Data quality and your responsibilities

30 June 2020

Did you know that there are different types of data roles defined at UQ?  All staff have a part to play in UQ’s data landscape. Learn about the different data roles within UQ, your responsibilities, and how you contribute to ensuring we all work with high quality data.

Data roles

Common data roles include:

  • Information Creators capture or create the information.
    (E.g. Admissions officers capture and update student related information in SI-net).
  • Information Consumers use the information. They select the best source of information to meet their requirements for use.
    (E.g. The Service Desk manager may export information from the CRM system to run a report on how quickly service requests are being resolved.)
  • Information Stewards are responsible for the quality, integrity and use of an information asset on a day-to-day basis.
    (E.g. The Director, Research Ethics is responsible for Human Ethics and Animal Ethics information assets.)
  • Information Domain Custodians are responsible for defining and implementing safeguards to ensure the protection of information within their information domain.
    (E.g. the Chief Financial Officer is responsible for the Financial domain.)

You may fall into one, or more, of these categories.

Data responsibilities

All staff have responsibilities for data, including: ensuring you handle data appropriately and securely; complying with all legal, regulatory, and policy requirements; and contributing to data quality.

In addition, the data roles listed above have specific data responsibilities. All data roles and responsibilities are outlined under section 4.3 of the Information Governance and Management Framework.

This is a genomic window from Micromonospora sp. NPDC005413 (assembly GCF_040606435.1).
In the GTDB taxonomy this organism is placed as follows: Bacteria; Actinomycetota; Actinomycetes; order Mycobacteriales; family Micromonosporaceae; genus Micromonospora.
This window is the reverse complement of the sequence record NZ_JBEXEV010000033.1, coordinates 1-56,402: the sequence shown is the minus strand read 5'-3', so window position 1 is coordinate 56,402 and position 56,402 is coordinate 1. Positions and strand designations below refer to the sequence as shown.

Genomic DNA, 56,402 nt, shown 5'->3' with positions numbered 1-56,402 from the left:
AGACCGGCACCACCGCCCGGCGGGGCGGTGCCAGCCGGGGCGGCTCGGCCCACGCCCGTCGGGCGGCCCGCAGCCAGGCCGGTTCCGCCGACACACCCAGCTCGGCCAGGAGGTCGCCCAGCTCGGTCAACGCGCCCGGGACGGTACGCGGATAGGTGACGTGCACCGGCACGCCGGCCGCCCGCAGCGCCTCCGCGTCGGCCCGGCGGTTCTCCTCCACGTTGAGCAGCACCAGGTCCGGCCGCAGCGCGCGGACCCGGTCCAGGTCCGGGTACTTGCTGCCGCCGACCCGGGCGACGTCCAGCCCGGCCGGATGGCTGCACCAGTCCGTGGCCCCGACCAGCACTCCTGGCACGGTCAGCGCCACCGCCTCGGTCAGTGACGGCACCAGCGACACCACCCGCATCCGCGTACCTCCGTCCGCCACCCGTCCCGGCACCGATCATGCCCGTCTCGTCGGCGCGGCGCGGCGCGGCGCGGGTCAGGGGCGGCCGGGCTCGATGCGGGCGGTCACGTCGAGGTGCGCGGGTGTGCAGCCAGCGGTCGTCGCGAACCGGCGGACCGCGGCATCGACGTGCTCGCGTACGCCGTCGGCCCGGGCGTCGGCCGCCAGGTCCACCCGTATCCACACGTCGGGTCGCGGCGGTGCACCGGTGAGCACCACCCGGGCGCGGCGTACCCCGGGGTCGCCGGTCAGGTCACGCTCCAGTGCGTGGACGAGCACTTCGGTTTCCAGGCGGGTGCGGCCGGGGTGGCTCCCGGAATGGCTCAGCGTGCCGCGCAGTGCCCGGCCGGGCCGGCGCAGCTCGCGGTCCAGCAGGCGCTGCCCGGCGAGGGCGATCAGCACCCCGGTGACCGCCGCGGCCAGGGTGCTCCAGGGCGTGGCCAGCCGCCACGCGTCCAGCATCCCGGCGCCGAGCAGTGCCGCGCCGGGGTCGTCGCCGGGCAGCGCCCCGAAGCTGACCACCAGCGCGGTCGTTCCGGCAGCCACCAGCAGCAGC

Data quality

Quality decisions are informed by quality data. Quality data starts with you.

There are six dimensions of data quality. Considering and addressing these dimensions will help improve data quality:

  1. Accuracy. How well does a piece of information reflect reality?
  2. Completeness. Is it comprehensive / are all required fields filled?
  3. Consistency. Does information stored in one place match relevant data stored elsewhere?
  4. Timeliness. Is it available when you need it?
  5. Validity. Is it in the right format / follow business rules?
  6. Uniqueness. Is there a single ‘source of truth’, or have you accidentally recorded the same data multiple times?

More information

For more information on data governance at UQ, contact

All staff have a part to play in managing UQ’s data landscape. If you’re interested in expanding your data knowledge, TAFE Queensland are offering free micro-credentials in Digital Data Essentials, Data Security Essentials and Data Analysis Essentials.